Monte-Carlo Masters: Berdych batters Monfils to reach 4th Masters final

Tomas Berdych secures a dominant 6-1 6-4 win over Gael Monfils to reach the final of the Monte Carlo Masters

gael monfils
Gael Monfils lost in straight sets to Tomas Berdych Photo: Marianne Bevis

When Gael Monfils appeared at the very last moment on the draw sheet of this year’s Monte Carlo Masters, taking a wild card and a No14 seeding, it was something of a surprise.

The flamboyant Frenchman had returned from a three-week hip injury to play Miami, only to be forced to retire there against Tomas Berdych in the fourth round—and then pulled out of a scheduled appearance in Houston. So yes, it was something of a surprise when Monfils appeared in Monte Carlo, even more so because this has not been a happy hunting ground for him: eight appearances and never beyond the third round.

But for this very French tournament—and the MCCC is just over the Monaco border into France—Monfils cuts a popular figure. He is a showman, a remarkable athlete, and oozes talent in all parts of the court. In short, when he is on form, he can bring a smile to the face of even the most jaded tennis palate.

Despite a catalogue of injuries to his long, rangy body—knees, hips and wrist to name a few—he has been as high as No7 in the rankings, reached 22 tour finals, two of them Masters, and won five titles. He is also one of a rare breed that has won the junior titles in Australia, Roland Garros and Wimbledon in the same year.

The bulk of his success has come on hard courts, indoors in particular. In a resurgent 2014, he won his first title in three years in Montpellier, and he went on to play one of the matches of the year against Roger Federer in the quarters of the US Open, failing to convert match points.

But considering Monfils had only ever won one title on clay, and that as a teenager in 2005, he did have some form on red stuff. His first and only Grand Slam semi was at Roland Garros in 2008, and he had reached the quarters three more times. He also went on to beat Federer on indoor clay in the Davis Cup final last December.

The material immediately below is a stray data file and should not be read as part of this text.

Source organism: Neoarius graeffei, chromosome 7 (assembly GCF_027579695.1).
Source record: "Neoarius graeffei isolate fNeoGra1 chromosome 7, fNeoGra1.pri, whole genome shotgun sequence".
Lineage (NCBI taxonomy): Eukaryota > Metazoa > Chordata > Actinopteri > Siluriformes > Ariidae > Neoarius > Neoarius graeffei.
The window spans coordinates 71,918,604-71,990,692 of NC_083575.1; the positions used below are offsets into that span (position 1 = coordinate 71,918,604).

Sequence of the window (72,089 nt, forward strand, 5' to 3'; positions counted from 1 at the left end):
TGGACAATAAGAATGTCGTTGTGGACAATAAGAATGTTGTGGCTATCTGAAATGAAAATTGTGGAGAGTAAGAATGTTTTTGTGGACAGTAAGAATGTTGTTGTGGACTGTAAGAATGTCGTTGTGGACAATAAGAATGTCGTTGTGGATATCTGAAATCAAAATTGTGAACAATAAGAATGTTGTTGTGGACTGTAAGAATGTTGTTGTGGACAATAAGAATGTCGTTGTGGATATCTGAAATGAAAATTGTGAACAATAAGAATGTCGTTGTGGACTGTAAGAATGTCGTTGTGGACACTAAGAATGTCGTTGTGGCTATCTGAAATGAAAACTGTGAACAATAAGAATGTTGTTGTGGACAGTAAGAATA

Now in Monte Carlo, he had at last shown that clay form, beating Alexandr Dolgopolov, Federer and Grigor Dimitrov to reach his first semis here, and his first Masters semi in over four years.

He would, though, again have to take on Berdych just a fortnight after that Miami retirement and only two months after the big Czech had left him standing in the quarters in Rotterdam.

And the Berdych is one of the truly formidable opponents in tennis, both consistent and consistently high-performing on all surfaces. This was now his sixth semi-final in his seven tournaments this year, including he Australian Open and Miami Masters, and all six of his losses had come against top-10 opponents.

In reaching his 18th Masters semi, Berdych had dropped not a set, and led the tournament on first-serve points won. In his two semi appearances here before, it had taken Novak Djokovic and Rafael Nadal to beat him—and Monfils had only scored one victory over Berdych in six previous meetings.

It soon became clear that this was a difficult match-up for Monfils. Berdych quickly pinned the Frenchman back with flat, angled powerful strokes off both wings. Monfils for his part seemed to lack the fizz he had shown in previous rounds, and after the first three games and 15 minutes, Berdych got the first break-through with a backhand winner down the line.

Monfils was forced into defensive plays and he cranked up the errors. By 1-4, the Frenchman had made only one winner to 11 errors, and then he faced three more break points. Very soon the set was done, 6-1 in the Czech’s favour—and Monfils had managed just two winners to 13 errors, 11 points out of 37, in 24 minutes.

The second set looked as though it would run away from the Frenchman after an immediate break. But he drew some inspiration from an increasingly vocal crowd to win a 33-stroke rally, and went on to make the break back.

Berdych, though, was quick to respond, upped his own aggressive play, and grabbed back the advantage.

There were a few flourishes from Monfils—two backhand down-the-line passes to hold the score at 3-4, for example—but Berdych looked strong and confident in taking to the net. A volley winner earned him match point and a forehand winner finished the job in 67 minutes, 6-4.

It was, then, yet another impressive, clean performance from the Czech, 21 winners to 18 errors, 10 of them won at the net.

Would this aggressive play be the key to his final, where he would find himself between the devil and deep blue sea? He would again face one of those men who had halted him here in the semis before.

Against Djokovic, he had won only two matches in 20—though the glimmer of hope might come form his last victory, six matches ago, in the quarters of the Rome Masters in 2013.

But against Nadal, although he had won their last match at this year’s Australian Open, Berdych had to go back to 2006 for his previous win—and he had never beaten Nadal on clay.

One thing was for sure: To claim only his second Masters title—a decade after the first—he faced one of the most unenviable challenges in sport.

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